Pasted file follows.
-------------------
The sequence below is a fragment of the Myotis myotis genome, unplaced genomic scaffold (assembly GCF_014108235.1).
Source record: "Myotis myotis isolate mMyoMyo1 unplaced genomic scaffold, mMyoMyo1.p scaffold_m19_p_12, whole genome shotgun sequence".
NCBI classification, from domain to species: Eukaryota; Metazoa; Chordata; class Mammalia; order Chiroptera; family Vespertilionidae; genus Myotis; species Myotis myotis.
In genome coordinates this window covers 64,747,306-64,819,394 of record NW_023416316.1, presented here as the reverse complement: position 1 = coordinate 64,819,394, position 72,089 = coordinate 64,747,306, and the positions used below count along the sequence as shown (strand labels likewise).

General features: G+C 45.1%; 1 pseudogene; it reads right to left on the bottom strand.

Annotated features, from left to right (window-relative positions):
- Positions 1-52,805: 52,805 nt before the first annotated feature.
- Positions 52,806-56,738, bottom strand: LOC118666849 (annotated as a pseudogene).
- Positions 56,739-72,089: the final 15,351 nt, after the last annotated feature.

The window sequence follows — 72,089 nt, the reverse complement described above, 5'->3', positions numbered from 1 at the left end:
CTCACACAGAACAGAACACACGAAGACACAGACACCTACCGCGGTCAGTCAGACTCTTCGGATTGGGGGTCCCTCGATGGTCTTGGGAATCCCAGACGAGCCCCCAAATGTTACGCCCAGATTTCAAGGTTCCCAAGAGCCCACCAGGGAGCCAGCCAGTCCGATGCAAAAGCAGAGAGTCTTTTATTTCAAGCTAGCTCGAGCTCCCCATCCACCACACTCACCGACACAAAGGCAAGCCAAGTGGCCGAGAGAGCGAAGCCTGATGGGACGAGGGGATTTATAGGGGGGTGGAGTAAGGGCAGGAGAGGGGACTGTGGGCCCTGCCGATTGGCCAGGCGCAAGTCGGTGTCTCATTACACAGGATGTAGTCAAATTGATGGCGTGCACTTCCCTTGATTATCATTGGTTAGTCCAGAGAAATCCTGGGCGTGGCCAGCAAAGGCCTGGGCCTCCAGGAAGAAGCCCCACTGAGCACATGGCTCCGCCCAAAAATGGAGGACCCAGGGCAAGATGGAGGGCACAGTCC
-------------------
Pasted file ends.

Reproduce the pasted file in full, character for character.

The sequence below is a fragment of the Myotis myotis genome, unplaced genomic scaffold (assembly GCF_014108235.1).
Source record: "Myotis myotis isolate mMyoMyo1 unplaced genomic scaffold, mMyoMyo1.p scaffold_m19_p_12, whole genome shotgun sequence".
NCBI classification, from domain to species: Eukaryota; Metazoa; Chordata; class Mammalia; order Chiroptera; family Vespertilionidae; genus Myotis; species Myotis myotis.
In genome coordinates this window covers 64,747,306-64,819,394 of record NW_023416316.1, presented here as the reverse complement: position 1 = coordinate 64,819,394, position 72,089 = coordinate 64,747,306, and the positions used below count along the sequence as shown (strand labels likewise).

General features: G+C 45.1%; 1 pseudogene; it reads right to left on the bottom strand.

Annotated features, from left to right (window-relative positions):
- Positions 1-52,805: 52,805 nt before the first annotated feature.
- Positions 52,806-56,738, bottom strand: LOC118666849 (annotated as a pseudogene).
- Positions 56,739-72,089: the final 15,351 nt, after the last annotated feature.

The window sequence follows — 72,089 nt, the reverse complement described above, 5'->3', positions numbered from 1 at the left end:
CTCACACAGAACAGAACACACGAAGACACAGACACCTACCGCGGTCAGTCAGACTCTTCGGATTGGGGGTCCCTCGATGGTCTTGGGAATCCCAGACGAGCCCCCAAATGTTACGCCCAGATTTCAAGGTTCCCAAGAGCCCACCAGGGAGCCAGCCAGTCCGATGCAAAAGCAGAGAGTCTTTTATTTCAAGCTAGCTCGAGCTCCCCATCCACCACACTCACCGACACAAAGGCAAGCCAAGTGGCCGAGAGAGCGAAGCCTGATGGGACGAGGGGATTTATAGGGGGGTGGAGTAAGGGCAGGAGAGGGGACTGTGGGCCCTGCCGATTGGCCAGGCGCAAGTCGGTGTCTCATTACACAGGATGTAGTCAAATTGATGGCGTGCACTTCCCTTGATTATCATTGGTTAGTCCAGAGAAATCCTGGGCGTGGCCAGCAAAGGCCTGGGCCTCCAGGAAGAAGCCCCACTGAGCACATGGCTCCGCCCAAAAATGGAGGACCCAGGGCAAGATGGAGGGCACAGTCC